One day I looked back and thought “wow! I have been through a lot”, and I bet if you looked back, reader, you’d say the same thing. As life passes us by, day by day, we fail to remember how much we’ve fought to get to this point in our lives, we fail to remember how stronger we have become.

Remember the time you said “I can’t take this anymore”, the time you almost gave up on yourself? Well, look at you now; you’re a fighter at heart. You continued to fight for what you believe in and never gave up. That’s the thing about us, as much as we want to give up, a voice inside of us tells us to fight a little more and the faith in our hearts screams: “Give it one more shot”.

At some point in my life I thought I couldn’t continue fighting for what my heart desires, I thought that the only thing left to do is to give up and let go. I felt that everything going on is too hard for me to handle, and that I wasn’t old enough to make the right decisions. Now I know that Allah never gives you more than you can handle, and what you thought of as hard was actually the reason you have became stronger.

A year ago, you would’ve never been able make it through the things you’re going through now, a year ago you weren’t as strong and built up as you are today. What we thought would kill us, made us so much stronger, it made us believe in the impossible so we took a leap of faith.

A leap of faith to what we thought of as impossible, a jump to a place we never thought we’d reach. Now we know there is nothing we can’t do, no fight we cannot triumph.  If you believe that, you’ll realize how very strong you are.

This is not the last of your fights, in fact this is nothing but the beginning, so if you thought you can’t overcome all the difficulties you’re facing, remember all the encounters you’ve overcame. After all the heart is just a muscle that needs to be trained to be stronger, and by time you’ll realize how amazingly strong you have become.

You can only fight your own battles and can only be your own hero. Yes, the people around us give us strength at times, but strength comes from within, thus you are the reason you’re getting stronger with every heartbeat.

I know that at times things get out of hand, and giving up is your only thought. Instead, start fresh, organize the thoughts in your head and never carry more than you can hold. Always believe that you are capable because you are only as strong as set yourself to be and keep in mind that what doesn’t kill you makes you stronger.

Human Punching Bag

Budoor Al Yousuf (@BAlYousuf)

Budoor Al Yousuf (@BAlYousuf)

Budoor takes a unique look at the world around her. She applies a sense of the mystical to everyday happenstance and turns it on its head. The result is her column: “Mental Pondering”.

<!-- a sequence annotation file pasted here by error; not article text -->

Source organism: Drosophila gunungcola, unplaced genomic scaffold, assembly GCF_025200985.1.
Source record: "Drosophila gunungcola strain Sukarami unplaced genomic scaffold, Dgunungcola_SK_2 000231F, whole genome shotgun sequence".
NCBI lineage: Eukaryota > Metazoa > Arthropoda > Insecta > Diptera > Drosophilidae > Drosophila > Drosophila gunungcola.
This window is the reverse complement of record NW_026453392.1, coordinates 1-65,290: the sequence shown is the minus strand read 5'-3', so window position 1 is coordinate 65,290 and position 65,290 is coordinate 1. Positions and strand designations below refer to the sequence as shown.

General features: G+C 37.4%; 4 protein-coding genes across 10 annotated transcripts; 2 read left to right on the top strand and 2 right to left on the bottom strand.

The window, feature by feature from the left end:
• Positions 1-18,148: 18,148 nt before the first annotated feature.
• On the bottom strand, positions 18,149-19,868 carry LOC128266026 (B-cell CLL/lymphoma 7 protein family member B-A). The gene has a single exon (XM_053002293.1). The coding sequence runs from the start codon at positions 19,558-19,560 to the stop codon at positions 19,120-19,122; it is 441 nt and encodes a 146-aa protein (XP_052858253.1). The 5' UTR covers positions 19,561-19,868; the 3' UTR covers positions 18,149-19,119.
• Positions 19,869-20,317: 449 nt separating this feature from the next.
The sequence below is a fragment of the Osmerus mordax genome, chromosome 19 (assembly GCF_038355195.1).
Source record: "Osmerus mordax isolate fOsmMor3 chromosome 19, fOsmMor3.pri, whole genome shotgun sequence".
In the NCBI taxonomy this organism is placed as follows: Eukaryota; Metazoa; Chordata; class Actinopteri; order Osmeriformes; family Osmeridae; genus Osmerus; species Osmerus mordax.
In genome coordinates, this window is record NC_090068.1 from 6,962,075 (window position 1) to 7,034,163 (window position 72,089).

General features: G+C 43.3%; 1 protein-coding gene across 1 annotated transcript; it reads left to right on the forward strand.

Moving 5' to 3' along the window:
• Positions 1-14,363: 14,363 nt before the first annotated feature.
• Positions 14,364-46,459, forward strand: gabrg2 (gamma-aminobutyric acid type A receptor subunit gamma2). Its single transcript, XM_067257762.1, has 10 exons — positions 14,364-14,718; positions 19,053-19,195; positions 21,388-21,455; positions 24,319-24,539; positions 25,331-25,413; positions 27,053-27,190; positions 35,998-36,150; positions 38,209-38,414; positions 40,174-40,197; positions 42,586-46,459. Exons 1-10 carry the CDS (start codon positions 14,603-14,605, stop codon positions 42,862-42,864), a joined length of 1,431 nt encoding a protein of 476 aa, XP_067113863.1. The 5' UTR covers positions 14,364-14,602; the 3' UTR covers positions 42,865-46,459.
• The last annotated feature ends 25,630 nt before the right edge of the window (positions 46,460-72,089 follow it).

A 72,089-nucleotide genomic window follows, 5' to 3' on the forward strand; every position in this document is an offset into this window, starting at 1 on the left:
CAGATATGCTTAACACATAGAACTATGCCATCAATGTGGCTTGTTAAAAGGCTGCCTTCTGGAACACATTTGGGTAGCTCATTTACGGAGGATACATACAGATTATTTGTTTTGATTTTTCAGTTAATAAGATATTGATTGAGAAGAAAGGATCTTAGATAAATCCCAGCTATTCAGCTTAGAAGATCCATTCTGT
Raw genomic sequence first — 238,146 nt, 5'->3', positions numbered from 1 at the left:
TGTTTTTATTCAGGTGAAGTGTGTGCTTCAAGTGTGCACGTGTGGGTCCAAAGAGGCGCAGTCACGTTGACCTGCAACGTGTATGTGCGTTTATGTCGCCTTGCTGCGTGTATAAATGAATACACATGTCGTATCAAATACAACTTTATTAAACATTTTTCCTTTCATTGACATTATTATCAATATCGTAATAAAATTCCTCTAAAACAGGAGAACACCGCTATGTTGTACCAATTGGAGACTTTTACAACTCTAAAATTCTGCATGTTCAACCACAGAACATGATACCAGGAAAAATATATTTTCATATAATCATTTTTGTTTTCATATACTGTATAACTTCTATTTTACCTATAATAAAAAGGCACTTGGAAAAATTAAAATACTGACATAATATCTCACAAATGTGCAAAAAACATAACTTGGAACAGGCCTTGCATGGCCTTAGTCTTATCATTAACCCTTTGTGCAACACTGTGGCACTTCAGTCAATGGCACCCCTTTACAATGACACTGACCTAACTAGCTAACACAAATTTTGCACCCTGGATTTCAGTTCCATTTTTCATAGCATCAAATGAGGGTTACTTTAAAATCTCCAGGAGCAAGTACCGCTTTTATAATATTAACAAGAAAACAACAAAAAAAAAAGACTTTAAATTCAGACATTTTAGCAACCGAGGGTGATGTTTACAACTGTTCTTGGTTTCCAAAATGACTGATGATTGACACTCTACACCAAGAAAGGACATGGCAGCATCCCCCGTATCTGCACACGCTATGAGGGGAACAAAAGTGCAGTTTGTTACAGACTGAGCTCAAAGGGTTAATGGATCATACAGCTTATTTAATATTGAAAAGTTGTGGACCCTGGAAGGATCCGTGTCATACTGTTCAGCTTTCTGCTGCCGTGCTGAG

With a background in communications, her passion for writing is driven by the need to voice her thoughts. Budoor also hold an eMBA in innovation and Entrepreneurship, other than writing, her interests include reading and traveling.
Budoor Al Yousuf (@BAlYousuf)

Latest posts by Budoor Al Yousuf (@BAlYousuf) (see all)

Article in brief: Theories say humans need to vent and express their emotions, however does science back those theories? If it does, what is the correct way of expressing emotions and who is the right person?

Mental Pondering_Nov2013

Ancient wisdom says that if a person talks about their emotions they will feel better. Through out history, we have seen this theory develop to what people nowadays call Psychiatry or Therapy. Another route taken more regularly is confining in a friend or finding a “Human Punching Bag”.

The “Human Punching Bag” theory doesn’t include punching a human being, but rather finding a person to express and label one’s emotions to. As a study has discovered, wording emotions or labeling them helps in decreasing the effect of that emotion.

Scientifically, when experiencing a negative emotion a part in the brain called the Amygdala brightens up, when that experience is labeled or put into words there is less of a reaction in the Amygdala region and more in the thinking in words about emotional experiences region, the right Ventrolateral Prefrontal Cortex.

Although expressing emotions is clearly more useful than not, it is not always easy to find someone to talk to or someone who would listen. The bigger risk in talking to someone who is not bound by law to not discuss your secrets is even greater.

When choosing a “Human Punching Bag” it is necessary to think about how open the receiver will be to listen, accept and not judge. It is also important not to force an unwilling person to listen. The “Human Punching Bag” should be a trustworthy person, but shouldn’t be expected to share the same emotion.

Also, the “Human Punching Bag” isn’t forced to listen to complaints all the time and isn’t there for dumping emotions on, he/she is someone who will be available and will listen when possible. The “Human Punching Bag” should never be attacked and should always be treated as a neutral party.